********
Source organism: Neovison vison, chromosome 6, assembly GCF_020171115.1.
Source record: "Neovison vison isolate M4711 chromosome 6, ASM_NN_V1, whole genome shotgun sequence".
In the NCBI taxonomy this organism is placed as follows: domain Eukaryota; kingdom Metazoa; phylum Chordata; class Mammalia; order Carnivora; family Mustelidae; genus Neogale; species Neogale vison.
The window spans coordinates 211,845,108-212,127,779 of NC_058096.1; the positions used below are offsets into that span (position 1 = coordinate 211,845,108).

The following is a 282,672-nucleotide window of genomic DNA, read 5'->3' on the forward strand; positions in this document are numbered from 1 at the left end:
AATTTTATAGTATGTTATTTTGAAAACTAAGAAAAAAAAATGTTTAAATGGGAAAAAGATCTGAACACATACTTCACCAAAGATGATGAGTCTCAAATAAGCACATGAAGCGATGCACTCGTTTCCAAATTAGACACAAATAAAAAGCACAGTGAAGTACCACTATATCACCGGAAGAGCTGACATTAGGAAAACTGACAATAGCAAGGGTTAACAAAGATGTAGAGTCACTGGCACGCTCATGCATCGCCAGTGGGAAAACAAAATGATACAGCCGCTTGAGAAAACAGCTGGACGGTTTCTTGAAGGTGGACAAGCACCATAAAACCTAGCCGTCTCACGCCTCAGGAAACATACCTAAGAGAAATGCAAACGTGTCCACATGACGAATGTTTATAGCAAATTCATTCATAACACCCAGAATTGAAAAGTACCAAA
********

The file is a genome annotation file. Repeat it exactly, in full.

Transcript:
Source organism: Neovison vison, chromosome 6, assembly GCF_020171115.1.
Source record: "Neovison vison isolate M4711 chromosome 6, ASM_NN_V1, whole genome shotgun sequence".
In the NCBI taxonomy this organism is placed as follows: domain Eukaryota; kingdom Metazoa; phylum Chordata; class Mammalia; order Carnivora; family Mustelidae; genus Neogale; species Neogale vison.
The window spans coordinates 211,845,108-212,127,779 of NC_058096.1; the positions used below are offsets into that span (position 1 = coordinate 211,845,108).

The following is a 282,672-nucleotide window of genomic DNA, read 5'->3' on the forward strand; positions in this document are numbered from 1 at the left end:
AATTTTATAGTATGTTATTTTGAAAACTAAGAAAAAAAAATGTTTAAATGGGAAAAAGATCTGAACACATACTTCACCAAAGATGATGAGTCTCAAATAAGCACATGAAGCGATGCACTCGTTTCCAAATTAGACACAAATAAAAAGCACAGTGAAGTACCACTATATCACCGGAAGAGCTGACATTAGGAAAACTGACAATAGCAAGGGTTAACAAAGATGTAGAGTCACTGGCACGCTCATGCATCGCCAGTGGGAAAACAAAATGATACAGCCGCTTGAGAAAACAGCTGGACGGTTTCTTGAAGGTGGACAAGCACCATAAAACCTAGCCGTCTCACGCCTCAGGAAACATACCTAAGAGAAATGCAAACGTGTCCACATGACGAATGTTTATAGCAAATTCATTCATAACACCCAGAATTGAAAAGTACCAAA